The Game of Faces, as taught to Arya (Maisie Williams) by her fellow corpse-scrubber (Faye Marsay), isn’t as simple as claiming (or meaning) that you are no one. It involves thoroughly convincing someone else that you are someone—just not the person that you were. Like the Game of Thrones, this task of self-effacement and reinvention for the sake of survival is played—whether they’re aware of it or not—by most citizens of Westeros, and those who fail generally end up dead. As Arya’s trainer, the man once known as Jaqen H’ghar (Tom Wlaschiha), might put it, it’s a game that “we never stop playing.” In the case of the monastic assassins dwelling in the House of Black and White, it’s doubly true, for as Arya soon discovers, the dead bodies passing through their temple are preserved beneath it, their faces—entombed in the mausoleum wall for future use—continuing to serve long after they’ve passed on.
There are many reasons to change one’s face. In the case of Jamie (Nikolaj Coster-Waldau) and Bronn (Jerome Flynn), they wear the face-obscuring garb of slaughtered Dornish soldiers so that they can sneak into the Water Gardens and rescue Jamie’s daughter, Myrcella (Nell Tiger Free). Unfortunately, the hint of bloodstains on Bronn’s clothing alerts Myrcella’s suitor, Trystane (Toby Sebastian), causing him to distrust Jamie’s intentions, which in turn gives Ellaria (Indira Varma) and her children, Obara, Tyne, and Nymeria (Keisha Castle-Hughes, Rosabell Laurenti Sellers, and Jessica Henwick) enough time to intercept them. All of these false faces and pretenses are almost enough, but the entire fracas is broken up by Areo Hotah (DeObia Oparei), the trusted bodyguard of Prince Doran (Alexander Siddig). The lesson learned here isn’t as simple as “The truth will out,” however, because even Doran knows that the people aren’t ready to see things as they are, which is why he’s done his best to hide the romance between his son, Trystane, and Myrcella. Lannisters and Martels are Westeros’s Montagues and Capulets, so perhaps the message is instead that—as with ones face changing over time—the truth is something that must be slowly acclimated to.
This is what Littlefinger (Aidan Gillen) has preached and practiced his whole life, and what he continues to do the second he returns to King’s Landing. Though he’s immediately accosted by Lancel (Eugene Simon) on behalf of the Sparrows and warned that “There’s little tolerance for flesh peddlers in the new King’s Landing,” he easily adapts to this latest fad and confronts Cersei Lannister (Lena Headey) head-on, twisting the situation with Sansa Stark (Sophie Turner) and her betrothed Ramsay Bolton (Iwan Rheon) in such a way that it ensures that whether there’s a Baratheon, Bolton, or Stark victory in Winterfell, it’s this false-faced conniver that winds up named the new Warden of the North.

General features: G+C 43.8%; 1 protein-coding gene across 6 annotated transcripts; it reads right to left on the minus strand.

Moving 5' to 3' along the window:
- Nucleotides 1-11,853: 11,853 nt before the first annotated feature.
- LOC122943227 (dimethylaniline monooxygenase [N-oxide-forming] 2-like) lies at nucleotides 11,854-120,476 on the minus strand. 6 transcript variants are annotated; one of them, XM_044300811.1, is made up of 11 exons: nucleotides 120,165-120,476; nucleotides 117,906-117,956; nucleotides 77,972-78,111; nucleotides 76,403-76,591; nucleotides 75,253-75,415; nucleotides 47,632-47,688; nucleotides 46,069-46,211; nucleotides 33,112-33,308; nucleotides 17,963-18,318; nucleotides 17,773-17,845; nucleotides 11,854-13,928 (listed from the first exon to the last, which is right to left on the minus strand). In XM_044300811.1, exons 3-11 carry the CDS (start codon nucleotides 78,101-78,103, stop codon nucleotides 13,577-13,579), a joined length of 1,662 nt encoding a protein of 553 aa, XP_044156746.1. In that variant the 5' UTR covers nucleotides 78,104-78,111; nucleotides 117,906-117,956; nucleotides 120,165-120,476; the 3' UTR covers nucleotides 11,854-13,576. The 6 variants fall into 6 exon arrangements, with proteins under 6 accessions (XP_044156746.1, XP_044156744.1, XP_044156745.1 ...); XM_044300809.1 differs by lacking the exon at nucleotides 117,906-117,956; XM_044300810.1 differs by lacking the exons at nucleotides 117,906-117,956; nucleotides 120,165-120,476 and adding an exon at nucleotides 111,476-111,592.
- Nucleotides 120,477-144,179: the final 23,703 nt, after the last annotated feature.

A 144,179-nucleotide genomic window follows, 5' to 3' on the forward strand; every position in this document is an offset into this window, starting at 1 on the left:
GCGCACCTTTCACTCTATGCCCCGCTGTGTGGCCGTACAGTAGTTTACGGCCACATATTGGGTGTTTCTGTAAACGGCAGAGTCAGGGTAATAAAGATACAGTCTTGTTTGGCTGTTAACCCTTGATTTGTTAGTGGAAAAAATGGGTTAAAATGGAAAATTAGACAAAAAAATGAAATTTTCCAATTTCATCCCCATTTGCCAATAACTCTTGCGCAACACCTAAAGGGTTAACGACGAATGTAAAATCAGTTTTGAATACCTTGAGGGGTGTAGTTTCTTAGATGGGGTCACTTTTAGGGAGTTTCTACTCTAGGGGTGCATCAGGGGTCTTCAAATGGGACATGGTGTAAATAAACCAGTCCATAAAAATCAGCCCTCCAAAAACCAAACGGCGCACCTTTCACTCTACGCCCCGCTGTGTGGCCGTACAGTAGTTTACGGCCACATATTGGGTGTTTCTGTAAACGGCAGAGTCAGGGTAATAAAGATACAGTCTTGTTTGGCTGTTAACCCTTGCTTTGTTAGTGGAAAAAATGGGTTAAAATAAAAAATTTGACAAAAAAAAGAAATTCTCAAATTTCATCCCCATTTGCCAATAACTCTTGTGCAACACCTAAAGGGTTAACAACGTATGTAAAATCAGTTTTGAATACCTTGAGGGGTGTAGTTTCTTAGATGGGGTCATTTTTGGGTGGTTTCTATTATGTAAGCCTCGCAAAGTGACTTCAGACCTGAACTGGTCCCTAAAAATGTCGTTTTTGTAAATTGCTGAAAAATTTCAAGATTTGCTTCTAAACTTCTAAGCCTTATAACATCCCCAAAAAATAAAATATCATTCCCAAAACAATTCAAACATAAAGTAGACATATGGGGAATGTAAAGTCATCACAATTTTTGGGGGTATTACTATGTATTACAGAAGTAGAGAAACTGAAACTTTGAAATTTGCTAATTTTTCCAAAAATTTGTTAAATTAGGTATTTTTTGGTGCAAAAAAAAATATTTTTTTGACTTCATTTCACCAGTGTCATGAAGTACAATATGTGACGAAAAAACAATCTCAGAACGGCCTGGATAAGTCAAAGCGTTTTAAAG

An identity, then, isn’t something that can be easily rushed—it must be cultivated, and made to hold up against those who would tear it down. Olenna Tyrell (Diana Rigg) may be good at playing the Game of Thrones: Her secret poisoning of Joffrey is what led to her daughter, Margaery (Natalie Dormer), ascending to the throne beside King Tommen (Dean-Charles Chapman). But as Olenna’s unofficial title, Queen of Thorns, implies, she’s a bit too blunt and direct to be much good at pretending to be decorous. It’s the problem their whole family faces when confronted with the religious fanatics who claim the truth above all else: Ser Loras (Finn Jones) was previously imprisoned by the High Sparrow (Jonathan Pryce), and now, after Loras’s former lover, Olyvar (Will Tudor), confesses to their homosexual dalliances, both Ser Loras and Margaery—who too hastily bore false witness—are formally arrested for trial.
Sometimes, of course, an identity doesn’t matter, as is the case when Tyrion Lannister (Peter Dinklage) and Jorah Mormont (Iain Glen) are captured by Malko (Adewale Akinnuoye-Agbaje) and a gang of slavers. Who they were before that point is instantly irrelevant—and in Tyrion’s case, deadly—and so instead, the two play to the possibilities of what they might be. Jorah professes to be a formidable warrior, one who has taken on Dothraki in single combat, and thereby earns himself the right to be sold into the recently reopened fighting pits of Meereen, whereas Tyrion buys himself a respite from immediate death on account of his penis’s value. (Seriously: The slavers had planned to chop it off and sell it, as a dwarf’s penis is rumored to have magical properties, but because Tyrion’s is apparently larger than most, they can’t unman him until they’ve made the sale, lest the price drop.)
And, finally, there’s Sansa, who offers a unique twist on the Game of Faces. This episode begins with Ramsay’s crazed lover, Myranda (Charlotte Hope), attending to her, washing the false black dye out of her hair on the eve of her wedding to Ramsay. Clad in traditional Winterfell clothes, back in her home, Sansa has never looked more like herself; all of her changes have been internal. When Myranda attempts to frighten her with all of the foul and horrible things Ramsay has done to women in the past, Sansa coolly rebuffs her and just as icily marries Ramsay beneath the frozen Godwood with only the slightest of hesitations. Even as Ramsay violently takes her virginity (an act shown through the weeping eyes of Alfie Allen’s Reek, who’s been ordered to watch), Sansa keeps her cries to a minimum. We may not be able to control the narrative of what happens to us, but we can at least manage how we react to these things, forcing a genuine smile on a false face while secretly plotting revenge and murder behind it.
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